If you REALLY want to reign in health care costs, simple tort reform where people can't sue human beings who can and will make mistakes for exorbitant amounts of money would be a huge step.

    Drs are humans. They do their best. However, like most of us, they will not always do everything perfectly. I wish it were otherwise, but it's true. Taking 25-35% of their income to protect against lawsuits is a ton of money tied up in the insurance companies treasure chests.

    (Then again, tort reform where people aren't getting millions from McDonalds for coffee is hot would go a long way towards helping everyone, not just the lawyers and the people who win the lottery of being hurt and cash in)
  • Jan 3rd, 2014 @ 7:02pm


    I'm sorry sir, but you have pieced together your knowledge of our existence based on mosaic theory. Any normal person would have no need to look into our existence. Therefore, you must be up to no good. I think it's time to bring you in for some questioning. Now, let me just gag you, since an innocent person wouldn't need a lawyer. Good, now answer the following yes or no questions. I'm sure you have nothing to hide. Don't worry, we are doing this for your own good. We are serving you by protecting you from yourself. Since you are not on the police force, you must not know how best to protect yourself. Leave that to us. Now then, off to our "discussion" room...
  • Jan 2nd, 2014 @ 12:27pm

    A refreshing admittance

    My favorite part about this post is that someone, anyone FINALLY unequivocally admitted they were wrong.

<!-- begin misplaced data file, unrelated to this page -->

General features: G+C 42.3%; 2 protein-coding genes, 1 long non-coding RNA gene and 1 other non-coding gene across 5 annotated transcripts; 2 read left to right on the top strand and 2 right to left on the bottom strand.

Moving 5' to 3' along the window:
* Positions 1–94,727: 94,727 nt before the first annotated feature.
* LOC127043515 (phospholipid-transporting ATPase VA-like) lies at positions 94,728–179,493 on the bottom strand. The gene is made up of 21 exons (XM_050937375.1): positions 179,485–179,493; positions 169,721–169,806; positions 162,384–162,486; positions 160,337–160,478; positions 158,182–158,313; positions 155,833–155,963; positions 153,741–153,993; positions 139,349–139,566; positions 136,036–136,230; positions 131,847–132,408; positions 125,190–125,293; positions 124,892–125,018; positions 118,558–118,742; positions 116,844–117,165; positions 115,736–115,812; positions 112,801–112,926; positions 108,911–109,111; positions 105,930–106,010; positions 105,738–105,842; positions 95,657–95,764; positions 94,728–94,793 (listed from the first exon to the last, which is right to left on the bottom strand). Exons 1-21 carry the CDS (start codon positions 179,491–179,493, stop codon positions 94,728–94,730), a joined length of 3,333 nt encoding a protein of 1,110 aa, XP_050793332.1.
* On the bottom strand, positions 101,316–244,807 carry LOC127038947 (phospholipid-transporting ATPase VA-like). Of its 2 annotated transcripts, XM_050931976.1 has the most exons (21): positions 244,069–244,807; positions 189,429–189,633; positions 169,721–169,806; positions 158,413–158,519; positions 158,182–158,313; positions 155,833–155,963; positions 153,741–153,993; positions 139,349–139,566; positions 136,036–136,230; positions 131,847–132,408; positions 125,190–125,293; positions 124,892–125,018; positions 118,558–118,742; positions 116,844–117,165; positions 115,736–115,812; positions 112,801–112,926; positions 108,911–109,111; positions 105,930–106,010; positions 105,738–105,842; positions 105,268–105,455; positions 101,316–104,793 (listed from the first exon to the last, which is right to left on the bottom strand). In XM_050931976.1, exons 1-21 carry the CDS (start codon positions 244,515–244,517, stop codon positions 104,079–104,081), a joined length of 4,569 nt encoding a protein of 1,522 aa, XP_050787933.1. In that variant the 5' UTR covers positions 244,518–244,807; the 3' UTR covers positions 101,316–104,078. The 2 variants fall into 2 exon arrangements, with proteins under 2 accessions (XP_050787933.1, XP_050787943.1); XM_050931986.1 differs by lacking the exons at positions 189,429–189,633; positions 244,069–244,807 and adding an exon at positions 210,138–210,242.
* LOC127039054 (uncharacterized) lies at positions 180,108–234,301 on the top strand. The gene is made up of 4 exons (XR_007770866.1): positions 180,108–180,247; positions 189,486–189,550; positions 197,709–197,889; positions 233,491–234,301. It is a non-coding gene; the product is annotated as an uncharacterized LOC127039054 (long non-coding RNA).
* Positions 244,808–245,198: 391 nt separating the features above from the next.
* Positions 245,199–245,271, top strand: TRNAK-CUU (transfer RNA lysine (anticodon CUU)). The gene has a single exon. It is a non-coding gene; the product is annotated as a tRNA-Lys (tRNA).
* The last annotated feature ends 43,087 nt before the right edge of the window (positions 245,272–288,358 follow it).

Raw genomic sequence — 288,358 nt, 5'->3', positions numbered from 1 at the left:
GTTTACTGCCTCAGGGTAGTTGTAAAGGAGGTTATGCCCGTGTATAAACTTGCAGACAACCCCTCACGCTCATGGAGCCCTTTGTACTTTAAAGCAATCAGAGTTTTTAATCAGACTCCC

I know it's too much to expect from a government employee, but even a scholar rarely does it.

    The fact that he doesn't backtrack, doesn't try to make it sound as if he meant this all along, and doesn't make excuses is exactly the right attitude. It shows integrity and engenders respect.

    On the other side are all the double talkers who won't admit they are wrong. I don't trust them, never will. Now, I GET why Obama won't say anything bad about the NSA. He's scared to death of another terrorist attack during his presidency, and it impacting the way he is viewed in perpetuity. If he gives us back our rights, and something happens, he gets lambasted for not doing enough to protect us, and he has no response to that (there is one, but he wont use it). The "Not On My Watch" mentality is why the government is literally afraid to do anything real about this situation.

    That's why only the courts can pull off protecting us. Only they are unelected, and aren't pandering in fear of their prestige. The Supreme court gets to answer very precise questions of law, and they are the last step in giving back our rights.

    So, I'm happy to admit when Sotomayer was up for nomination, I didn't like her either.. But at least in this, she has my respect.